Avatar Review

James Cameron doesn’t make small films. His films make grand sweeping gestures; they achieve epic heights – if not always in their narrative, than in their ambition and scope. Was the storytelling of Titanic spectacular? No, but we got to witness the Titanic breaking in half and sinking into the sea. That counts for something. Aliens? How many directors, especially today, would have just rehashed the elements that made the first one a science fiction masterpiece and put the sequel on another small freighter? Probably most of them; but not James Cameron, he took the story and opened it up to a planet, and amped up the action by increasing the odds from one alien to an entire hive. The man thinks big. The narrative often suffers, but the spectacle we get out of his work remains unrivaled.

Especially in Avatar. It might be the ultimate Everlasting Gobstopper of a film, if ever there was one. With layer upon layer upon layer of candy coating for the eyes to salivate over, the unfortunate truth of the matter is that the story at the center of it all is little more than fruit flavored sand. There’s really no substance to be had. While Avatar doesn’t make the colossal mistake of substituting spectacle for substance that The Phantom Menace made, it only succeeds that failure because it didn’t throw in any truly loathsome characters or attempt to rewrite a mythology that people know and love. Avatar blazed its own trail of lore, only stealing its plot from prior sources.

Jake Sully (Sam Worthington), a paraplegic marine, has the unique opportunity to pilot an avatar, a giant blue genetic blend of human and Na’vi, the indigenous people of the wondrous, bioluminescent planet of Pandora. His assignment is initially met with resentment by his supervisor, longtime field scientist, Dr. Augustine (Sigourney Weaver) and colleague Norm (Joel Moore). He starts as their military protection, but after a fateful encounter in the forest, Jake (in avatar form) is adopted into the Na’vi clan and trained as one of their own under the watchful eye of Jake’s inevitable crush Neytiri (Zoe Saldana). Thanks to his good standing with the Na’vi, the commanding Marine officer Colonel Quatrich (Stephen Lang) commissions Jake to convince the Na’vi to move their village so the mining company (headed by Giovanni Ribisi) which sponsors their presence on Pandora can reach the valuable ore underneath. Jake and his friends eventually go native and a climactic battle between the Na’vi and the humans ensues.

Elements of the story come from a wide range of sources including history (Pocahontas, the general colonial interaction with Native Americans) and countless films (the mythology of Star Wars, Dances with Wolves, etc.). The point of Avatar was never to create an innovative story that no one had ever told before – the idea was to create something no one had ever seen. The entire emphasis on Avatar’s presentation has always been on the visual side, whether it’s in 3D or not. The soundtrack isn’t all that striking and furthermore it closely resembles that found in other films. The story is simple, and while Worthington and Saldana prove themselves more than capable of delivering performances far beyond the needs of a story, the amount of time spent acting versus action beats or montages of Jake and Neytiri galloping about through the jungle doesn’t tilt in favor of showing them off as thespians. The voiceover really only makes things worse.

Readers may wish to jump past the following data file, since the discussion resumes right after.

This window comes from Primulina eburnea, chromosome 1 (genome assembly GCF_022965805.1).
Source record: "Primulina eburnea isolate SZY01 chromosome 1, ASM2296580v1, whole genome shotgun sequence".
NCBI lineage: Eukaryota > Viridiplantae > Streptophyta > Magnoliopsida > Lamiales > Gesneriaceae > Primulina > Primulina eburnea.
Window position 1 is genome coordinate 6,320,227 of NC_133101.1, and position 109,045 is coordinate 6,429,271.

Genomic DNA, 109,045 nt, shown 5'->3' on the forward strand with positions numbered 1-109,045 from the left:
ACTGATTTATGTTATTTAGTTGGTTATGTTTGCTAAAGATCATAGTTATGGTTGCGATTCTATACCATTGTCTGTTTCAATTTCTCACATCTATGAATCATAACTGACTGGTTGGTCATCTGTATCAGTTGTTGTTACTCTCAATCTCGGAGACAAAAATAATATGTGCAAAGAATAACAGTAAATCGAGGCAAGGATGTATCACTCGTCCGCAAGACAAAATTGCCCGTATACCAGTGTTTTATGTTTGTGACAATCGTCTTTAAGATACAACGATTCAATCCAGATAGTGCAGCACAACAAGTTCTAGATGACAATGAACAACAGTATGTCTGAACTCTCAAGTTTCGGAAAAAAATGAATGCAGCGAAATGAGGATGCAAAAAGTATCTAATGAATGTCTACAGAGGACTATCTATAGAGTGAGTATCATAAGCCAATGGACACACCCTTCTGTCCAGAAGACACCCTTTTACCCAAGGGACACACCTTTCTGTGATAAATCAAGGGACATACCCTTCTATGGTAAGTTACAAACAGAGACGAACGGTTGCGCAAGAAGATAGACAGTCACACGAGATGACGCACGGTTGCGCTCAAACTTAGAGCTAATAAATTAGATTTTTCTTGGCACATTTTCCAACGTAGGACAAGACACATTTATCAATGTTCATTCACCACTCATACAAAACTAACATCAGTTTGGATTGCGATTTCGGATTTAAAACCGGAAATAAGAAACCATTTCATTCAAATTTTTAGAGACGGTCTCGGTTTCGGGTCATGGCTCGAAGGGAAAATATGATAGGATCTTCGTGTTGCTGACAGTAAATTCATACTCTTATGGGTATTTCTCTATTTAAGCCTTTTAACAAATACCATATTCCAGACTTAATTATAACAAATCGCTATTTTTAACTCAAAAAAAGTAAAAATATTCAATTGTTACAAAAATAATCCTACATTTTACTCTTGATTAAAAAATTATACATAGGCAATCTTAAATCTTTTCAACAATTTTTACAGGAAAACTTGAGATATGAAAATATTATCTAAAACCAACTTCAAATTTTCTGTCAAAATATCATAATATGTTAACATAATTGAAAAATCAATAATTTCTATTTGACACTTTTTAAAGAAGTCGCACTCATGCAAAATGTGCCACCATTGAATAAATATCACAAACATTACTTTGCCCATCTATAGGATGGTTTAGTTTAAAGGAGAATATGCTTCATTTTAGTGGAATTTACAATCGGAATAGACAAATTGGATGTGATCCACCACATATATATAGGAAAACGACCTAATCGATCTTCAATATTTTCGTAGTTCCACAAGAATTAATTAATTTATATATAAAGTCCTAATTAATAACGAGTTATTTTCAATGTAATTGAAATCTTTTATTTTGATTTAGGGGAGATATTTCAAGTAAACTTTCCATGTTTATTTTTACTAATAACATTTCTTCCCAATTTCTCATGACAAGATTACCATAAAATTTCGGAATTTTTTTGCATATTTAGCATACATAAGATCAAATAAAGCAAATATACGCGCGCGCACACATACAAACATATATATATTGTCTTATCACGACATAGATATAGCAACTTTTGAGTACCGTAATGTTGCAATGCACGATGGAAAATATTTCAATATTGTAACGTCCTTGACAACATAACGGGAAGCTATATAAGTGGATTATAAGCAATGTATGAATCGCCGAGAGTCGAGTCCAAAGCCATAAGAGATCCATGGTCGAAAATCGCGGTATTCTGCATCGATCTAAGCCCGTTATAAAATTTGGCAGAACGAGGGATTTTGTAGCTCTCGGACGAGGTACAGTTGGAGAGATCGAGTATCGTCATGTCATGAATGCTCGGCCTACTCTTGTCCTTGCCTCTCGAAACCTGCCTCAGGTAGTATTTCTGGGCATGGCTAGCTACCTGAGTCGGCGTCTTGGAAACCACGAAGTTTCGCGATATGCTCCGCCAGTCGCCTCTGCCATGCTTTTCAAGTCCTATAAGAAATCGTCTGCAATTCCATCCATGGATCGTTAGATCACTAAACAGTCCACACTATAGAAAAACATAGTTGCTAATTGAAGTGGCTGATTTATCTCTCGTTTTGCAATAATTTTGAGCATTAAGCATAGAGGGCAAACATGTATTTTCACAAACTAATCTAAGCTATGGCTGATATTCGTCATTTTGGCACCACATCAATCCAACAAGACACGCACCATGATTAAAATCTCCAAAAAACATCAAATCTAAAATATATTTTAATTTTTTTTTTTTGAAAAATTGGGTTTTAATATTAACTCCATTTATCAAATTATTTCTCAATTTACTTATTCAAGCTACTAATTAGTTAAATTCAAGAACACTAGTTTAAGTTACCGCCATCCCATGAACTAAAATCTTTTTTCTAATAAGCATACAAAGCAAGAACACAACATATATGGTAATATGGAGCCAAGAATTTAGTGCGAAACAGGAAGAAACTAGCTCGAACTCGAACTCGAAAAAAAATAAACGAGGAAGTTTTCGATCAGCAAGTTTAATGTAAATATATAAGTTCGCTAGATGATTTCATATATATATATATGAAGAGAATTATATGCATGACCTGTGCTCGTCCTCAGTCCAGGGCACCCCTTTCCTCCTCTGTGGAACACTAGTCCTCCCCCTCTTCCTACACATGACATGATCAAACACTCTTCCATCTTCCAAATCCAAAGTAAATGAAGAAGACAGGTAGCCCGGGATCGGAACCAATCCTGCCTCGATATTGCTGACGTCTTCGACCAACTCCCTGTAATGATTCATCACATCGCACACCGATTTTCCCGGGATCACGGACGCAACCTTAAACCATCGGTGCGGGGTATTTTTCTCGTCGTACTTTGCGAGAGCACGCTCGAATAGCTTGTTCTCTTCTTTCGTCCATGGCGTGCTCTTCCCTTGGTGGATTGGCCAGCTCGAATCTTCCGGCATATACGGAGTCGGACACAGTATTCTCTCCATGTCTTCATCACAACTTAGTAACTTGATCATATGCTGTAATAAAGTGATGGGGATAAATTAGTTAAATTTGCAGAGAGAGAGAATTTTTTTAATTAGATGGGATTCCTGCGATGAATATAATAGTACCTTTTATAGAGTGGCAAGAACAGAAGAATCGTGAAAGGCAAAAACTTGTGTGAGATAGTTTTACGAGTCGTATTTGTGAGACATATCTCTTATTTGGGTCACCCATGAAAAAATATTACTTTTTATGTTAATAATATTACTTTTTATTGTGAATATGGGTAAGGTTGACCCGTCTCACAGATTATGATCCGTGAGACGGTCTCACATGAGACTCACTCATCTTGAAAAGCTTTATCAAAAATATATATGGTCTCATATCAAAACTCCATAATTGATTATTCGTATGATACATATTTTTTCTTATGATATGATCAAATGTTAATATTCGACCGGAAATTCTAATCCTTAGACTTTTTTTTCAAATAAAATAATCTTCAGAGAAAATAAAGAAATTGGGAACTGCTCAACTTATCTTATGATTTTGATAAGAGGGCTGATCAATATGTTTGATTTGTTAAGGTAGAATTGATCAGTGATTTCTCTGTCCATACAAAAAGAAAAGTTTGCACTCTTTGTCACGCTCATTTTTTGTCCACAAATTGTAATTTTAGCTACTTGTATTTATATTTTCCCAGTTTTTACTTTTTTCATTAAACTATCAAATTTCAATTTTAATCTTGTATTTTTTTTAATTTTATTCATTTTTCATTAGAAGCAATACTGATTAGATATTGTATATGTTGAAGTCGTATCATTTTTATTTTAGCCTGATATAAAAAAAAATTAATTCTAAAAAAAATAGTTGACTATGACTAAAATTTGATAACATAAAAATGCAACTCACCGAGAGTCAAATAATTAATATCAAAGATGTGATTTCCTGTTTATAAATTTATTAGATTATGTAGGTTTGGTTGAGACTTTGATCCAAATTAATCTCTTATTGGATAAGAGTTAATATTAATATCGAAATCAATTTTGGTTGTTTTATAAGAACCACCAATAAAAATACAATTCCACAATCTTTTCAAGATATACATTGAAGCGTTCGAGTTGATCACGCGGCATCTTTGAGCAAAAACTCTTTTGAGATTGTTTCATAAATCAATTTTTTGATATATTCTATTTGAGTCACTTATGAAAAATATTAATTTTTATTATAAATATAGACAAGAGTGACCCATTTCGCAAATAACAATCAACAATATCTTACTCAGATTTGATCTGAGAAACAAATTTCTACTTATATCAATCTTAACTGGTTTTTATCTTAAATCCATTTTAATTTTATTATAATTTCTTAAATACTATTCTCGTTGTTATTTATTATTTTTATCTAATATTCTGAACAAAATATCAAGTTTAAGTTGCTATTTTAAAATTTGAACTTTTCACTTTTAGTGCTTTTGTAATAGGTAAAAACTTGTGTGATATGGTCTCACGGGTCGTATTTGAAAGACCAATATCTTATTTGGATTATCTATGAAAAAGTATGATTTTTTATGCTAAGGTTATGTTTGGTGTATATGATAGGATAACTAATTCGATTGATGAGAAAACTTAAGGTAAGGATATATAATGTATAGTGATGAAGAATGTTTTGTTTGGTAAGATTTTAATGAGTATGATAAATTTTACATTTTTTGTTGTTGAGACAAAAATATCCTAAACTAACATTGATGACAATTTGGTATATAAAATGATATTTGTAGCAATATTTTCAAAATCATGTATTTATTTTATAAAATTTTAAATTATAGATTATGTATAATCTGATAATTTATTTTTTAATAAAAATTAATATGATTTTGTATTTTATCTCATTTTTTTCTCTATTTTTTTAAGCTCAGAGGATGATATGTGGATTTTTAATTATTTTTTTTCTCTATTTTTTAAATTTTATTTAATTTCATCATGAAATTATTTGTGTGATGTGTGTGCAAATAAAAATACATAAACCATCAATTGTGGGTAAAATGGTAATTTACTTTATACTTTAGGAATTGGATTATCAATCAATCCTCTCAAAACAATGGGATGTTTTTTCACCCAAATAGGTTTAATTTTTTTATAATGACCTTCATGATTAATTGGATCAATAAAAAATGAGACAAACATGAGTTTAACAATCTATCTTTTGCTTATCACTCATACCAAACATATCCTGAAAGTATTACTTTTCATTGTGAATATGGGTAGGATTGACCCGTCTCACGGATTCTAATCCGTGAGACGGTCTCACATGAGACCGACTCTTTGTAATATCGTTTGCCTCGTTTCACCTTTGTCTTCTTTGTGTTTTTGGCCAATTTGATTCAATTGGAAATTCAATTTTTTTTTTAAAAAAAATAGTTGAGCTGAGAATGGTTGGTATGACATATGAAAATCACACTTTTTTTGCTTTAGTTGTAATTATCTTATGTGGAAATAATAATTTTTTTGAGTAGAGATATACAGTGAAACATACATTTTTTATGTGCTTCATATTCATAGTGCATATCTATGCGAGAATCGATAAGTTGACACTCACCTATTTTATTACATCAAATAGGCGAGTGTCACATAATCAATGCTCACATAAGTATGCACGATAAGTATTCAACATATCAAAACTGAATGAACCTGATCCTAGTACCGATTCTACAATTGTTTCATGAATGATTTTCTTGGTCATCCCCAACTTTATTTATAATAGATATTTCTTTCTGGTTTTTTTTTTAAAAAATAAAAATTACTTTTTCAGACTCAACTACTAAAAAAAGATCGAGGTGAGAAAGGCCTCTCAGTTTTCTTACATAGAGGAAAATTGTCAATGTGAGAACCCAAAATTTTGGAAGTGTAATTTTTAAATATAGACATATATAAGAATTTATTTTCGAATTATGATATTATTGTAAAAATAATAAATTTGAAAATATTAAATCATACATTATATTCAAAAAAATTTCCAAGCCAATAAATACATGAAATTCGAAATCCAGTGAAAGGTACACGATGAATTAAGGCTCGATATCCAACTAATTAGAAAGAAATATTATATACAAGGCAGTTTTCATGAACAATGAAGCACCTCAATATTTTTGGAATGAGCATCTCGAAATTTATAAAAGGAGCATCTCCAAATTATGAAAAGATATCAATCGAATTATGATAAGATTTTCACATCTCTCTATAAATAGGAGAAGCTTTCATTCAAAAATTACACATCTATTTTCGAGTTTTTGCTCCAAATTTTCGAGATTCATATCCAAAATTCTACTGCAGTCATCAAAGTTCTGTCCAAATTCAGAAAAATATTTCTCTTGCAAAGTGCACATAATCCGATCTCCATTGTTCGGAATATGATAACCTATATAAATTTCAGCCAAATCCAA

Even without the 3D element, Avatar is truly a sight to behold. At times it may feel like you’re watching the longest videogame cutscene of all time, but it’s also the most beautiful. James Cameron spent a long time perfecting the technology used to create the world of Pandora, and it paid off. He’s created a luscious planet filled with resplendent beauty thanks to the diverse wildlife, the bioluminescent foliage, and the sheer size of the vision itself. With Avatar now on Blu-ray you get to enjoy a facet of the film that a theater can’t quite capture, the crystal clear hi-def picture that you just don’t get on a projector. Something gets lost, and with a hi-def screen you get it back. It’s no longer as big, but it really looks more startlingly crisp than ever before. Unless you have a 3D flat screen, this might be the best format you’ll ever see this film in.

Blu-ray Bonus Features

Remember when the Lord of the Rings films started making their DVD debut and the first ones out were barebones sets with little or no extras? That’s what this is. It’s for the people who absolutely must have Avatar to own right now. I mean RIGHT NOW. But if you wait another few months you’ll get to buy the super duper packed edition that features the hours upon hours of extra content we all know James Cameron is sitting on top of. So if you’re content buying a copy whose only perk is a DVD and Blu-ray combo, then buy this. But if you want more, like anyone remotely curious about the film’s production, you’re going to have to hold out…or double dip. But double dipping is stupid.

"Avatar" is on sale April 22, 2010 and is rated PG13. Action, Adventure, Animation, Drama, Sci-Fi. Written and directed by James Cameron. Starring Giovanni Ribisi, Joel Moore, Sam Worthington, Sigourney Weaver, Stephen Lang, Zoë Saldana.

Lex Walker • Editor

He's a TV junkie with a penchant for watching the same movie six times in one sitting. If you really want to understand him you need to have grown up on Sgt. Bilko, Alien, Jurassic Park and Five Easy Pieces playing in an infinite loop. Recommend something to him - he'll watch it.


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